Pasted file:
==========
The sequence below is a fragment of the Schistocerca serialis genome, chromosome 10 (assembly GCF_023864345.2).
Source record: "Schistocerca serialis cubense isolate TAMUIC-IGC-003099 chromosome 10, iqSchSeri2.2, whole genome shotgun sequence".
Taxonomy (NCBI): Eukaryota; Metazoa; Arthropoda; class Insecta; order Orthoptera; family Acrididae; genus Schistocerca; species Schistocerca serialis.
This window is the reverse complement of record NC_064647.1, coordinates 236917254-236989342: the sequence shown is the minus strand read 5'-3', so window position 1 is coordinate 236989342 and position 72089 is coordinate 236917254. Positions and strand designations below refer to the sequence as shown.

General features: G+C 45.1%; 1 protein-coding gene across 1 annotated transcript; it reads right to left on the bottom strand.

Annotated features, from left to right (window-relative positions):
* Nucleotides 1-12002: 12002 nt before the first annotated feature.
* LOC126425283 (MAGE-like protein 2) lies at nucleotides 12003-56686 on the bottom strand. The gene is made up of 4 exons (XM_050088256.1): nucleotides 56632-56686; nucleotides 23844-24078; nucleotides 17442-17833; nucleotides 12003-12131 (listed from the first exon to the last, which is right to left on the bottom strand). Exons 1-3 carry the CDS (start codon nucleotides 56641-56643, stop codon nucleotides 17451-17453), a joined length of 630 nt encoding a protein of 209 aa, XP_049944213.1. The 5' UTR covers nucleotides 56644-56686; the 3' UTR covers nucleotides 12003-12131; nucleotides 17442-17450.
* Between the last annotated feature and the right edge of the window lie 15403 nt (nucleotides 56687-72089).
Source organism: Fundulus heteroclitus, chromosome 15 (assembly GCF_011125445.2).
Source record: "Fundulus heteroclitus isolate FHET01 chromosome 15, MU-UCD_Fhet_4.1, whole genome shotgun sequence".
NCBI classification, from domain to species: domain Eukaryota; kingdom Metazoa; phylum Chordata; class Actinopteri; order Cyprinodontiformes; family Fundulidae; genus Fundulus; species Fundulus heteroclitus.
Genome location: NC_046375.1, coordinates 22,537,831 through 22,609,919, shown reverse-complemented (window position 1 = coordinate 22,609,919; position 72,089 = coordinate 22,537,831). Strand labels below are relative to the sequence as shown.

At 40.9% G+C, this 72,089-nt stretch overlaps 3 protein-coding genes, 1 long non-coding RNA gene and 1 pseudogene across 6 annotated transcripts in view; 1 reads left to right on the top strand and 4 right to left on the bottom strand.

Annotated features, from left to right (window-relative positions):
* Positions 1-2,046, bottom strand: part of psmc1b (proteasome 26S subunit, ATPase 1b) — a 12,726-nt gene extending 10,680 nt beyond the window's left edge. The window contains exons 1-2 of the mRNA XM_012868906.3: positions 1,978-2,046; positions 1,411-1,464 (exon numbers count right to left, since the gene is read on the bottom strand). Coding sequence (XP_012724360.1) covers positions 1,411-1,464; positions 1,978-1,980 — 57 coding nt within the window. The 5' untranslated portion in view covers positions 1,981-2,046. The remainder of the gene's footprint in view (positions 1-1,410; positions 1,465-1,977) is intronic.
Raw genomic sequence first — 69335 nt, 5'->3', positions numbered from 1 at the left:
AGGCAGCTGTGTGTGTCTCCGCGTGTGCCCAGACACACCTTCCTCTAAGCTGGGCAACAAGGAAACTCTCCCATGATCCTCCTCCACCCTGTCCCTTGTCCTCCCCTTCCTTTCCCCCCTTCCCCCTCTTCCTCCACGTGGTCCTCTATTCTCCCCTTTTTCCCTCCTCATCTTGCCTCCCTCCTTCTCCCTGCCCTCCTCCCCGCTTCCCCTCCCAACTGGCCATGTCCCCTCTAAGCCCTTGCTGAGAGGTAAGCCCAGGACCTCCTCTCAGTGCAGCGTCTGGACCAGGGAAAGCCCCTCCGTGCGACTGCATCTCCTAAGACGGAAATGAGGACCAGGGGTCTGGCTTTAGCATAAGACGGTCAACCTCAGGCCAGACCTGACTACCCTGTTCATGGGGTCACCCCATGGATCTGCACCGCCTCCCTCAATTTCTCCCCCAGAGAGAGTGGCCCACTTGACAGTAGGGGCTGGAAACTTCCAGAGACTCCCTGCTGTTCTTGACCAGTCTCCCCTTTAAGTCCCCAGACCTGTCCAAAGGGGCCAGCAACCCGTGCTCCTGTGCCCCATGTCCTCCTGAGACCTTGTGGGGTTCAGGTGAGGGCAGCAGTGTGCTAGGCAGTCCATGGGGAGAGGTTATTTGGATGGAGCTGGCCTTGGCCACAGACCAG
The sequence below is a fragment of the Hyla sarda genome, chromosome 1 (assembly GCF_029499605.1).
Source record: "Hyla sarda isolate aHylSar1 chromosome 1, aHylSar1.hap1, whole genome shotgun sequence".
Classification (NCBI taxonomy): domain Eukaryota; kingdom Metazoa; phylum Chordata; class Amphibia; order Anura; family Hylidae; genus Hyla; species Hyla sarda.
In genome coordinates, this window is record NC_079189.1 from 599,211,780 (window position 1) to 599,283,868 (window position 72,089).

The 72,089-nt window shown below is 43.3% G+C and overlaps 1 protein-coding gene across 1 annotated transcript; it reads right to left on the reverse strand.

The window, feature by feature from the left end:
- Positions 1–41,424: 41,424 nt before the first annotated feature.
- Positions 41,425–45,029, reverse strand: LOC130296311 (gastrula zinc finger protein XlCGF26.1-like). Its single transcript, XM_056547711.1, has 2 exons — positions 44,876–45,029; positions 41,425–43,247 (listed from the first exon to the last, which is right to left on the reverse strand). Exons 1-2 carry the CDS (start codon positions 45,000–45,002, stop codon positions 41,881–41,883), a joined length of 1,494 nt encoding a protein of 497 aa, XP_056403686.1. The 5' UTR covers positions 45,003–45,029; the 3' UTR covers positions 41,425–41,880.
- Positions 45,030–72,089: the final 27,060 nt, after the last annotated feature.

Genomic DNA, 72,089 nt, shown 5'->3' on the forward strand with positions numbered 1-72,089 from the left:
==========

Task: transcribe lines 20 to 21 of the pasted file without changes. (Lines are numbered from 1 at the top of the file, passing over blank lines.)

Source record: "Hyla sarda isolate aHylSar1 chromosome 1, aHylSar1.hap1, whole genome shotgun sequence".
Classification (NCBI taxonomy): domain Eukaryota; kingdom Metazoa; phylum Chordata; class Amphibia; order Anura; family Hylidae; genus Hyla; species Hyla sarda.